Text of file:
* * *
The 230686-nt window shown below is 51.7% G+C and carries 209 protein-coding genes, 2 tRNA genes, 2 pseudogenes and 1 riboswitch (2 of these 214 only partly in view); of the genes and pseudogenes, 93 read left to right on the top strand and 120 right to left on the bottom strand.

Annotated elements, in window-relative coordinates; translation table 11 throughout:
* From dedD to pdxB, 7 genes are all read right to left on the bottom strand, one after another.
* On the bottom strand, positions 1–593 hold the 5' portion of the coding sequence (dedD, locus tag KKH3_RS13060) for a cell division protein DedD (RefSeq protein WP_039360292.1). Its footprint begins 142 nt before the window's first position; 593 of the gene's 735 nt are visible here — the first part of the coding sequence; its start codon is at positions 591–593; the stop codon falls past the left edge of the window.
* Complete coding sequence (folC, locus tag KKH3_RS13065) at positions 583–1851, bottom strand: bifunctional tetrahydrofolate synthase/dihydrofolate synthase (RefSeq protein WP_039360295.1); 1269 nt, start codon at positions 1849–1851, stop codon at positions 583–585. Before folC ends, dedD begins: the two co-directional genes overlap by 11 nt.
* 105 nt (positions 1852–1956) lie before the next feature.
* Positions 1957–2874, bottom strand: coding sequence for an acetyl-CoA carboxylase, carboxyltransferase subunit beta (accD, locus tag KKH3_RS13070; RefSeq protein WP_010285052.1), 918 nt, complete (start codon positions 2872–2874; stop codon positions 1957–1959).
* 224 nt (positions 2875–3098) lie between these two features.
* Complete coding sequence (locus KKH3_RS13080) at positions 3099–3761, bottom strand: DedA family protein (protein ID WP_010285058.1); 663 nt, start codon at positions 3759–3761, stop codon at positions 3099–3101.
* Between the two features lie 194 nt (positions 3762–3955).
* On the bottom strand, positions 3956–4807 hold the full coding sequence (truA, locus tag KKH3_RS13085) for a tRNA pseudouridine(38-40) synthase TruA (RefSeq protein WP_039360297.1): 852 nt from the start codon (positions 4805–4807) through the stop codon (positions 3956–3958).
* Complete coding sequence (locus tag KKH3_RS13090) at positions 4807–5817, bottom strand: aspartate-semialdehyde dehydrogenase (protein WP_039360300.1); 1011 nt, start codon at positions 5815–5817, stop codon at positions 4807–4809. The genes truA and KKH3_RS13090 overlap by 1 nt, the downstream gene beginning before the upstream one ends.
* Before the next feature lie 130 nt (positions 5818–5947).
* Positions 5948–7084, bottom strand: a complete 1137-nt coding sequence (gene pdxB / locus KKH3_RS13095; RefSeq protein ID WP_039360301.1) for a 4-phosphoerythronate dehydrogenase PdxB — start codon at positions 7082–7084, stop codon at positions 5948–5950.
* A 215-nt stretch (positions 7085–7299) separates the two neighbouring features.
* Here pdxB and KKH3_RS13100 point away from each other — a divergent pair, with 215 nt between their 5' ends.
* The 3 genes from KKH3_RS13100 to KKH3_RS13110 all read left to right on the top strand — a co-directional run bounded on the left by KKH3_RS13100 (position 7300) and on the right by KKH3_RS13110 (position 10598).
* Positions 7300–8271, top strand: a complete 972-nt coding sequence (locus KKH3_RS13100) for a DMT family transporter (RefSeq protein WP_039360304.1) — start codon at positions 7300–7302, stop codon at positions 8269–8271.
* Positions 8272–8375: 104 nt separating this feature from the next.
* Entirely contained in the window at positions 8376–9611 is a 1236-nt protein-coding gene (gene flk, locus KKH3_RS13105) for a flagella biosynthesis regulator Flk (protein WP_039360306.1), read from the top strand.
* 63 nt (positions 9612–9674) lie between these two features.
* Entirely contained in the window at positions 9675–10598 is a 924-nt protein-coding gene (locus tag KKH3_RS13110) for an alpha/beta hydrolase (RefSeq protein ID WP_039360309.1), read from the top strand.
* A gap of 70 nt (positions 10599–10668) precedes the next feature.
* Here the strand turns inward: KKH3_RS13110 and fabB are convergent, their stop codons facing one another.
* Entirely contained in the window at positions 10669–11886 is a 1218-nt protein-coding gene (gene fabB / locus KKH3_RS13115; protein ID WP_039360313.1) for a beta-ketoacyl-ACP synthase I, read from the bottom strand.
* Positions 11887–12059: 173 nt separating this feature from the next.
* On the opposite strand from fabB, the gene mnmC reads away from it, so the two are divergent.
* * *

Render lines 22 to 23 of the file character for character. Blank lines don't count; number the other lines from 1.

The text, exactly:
* Entirely contained in the window at positions 9675–10598 is a 924-nt protein-coding gene (locus tag KKH3_RS13110) for an alpha/beta hydrolase (RefSeq protein ID WP_039360309.1), read from the top strand.
* A gap of 70 nt (positions 10599–10668) precedes the next feature.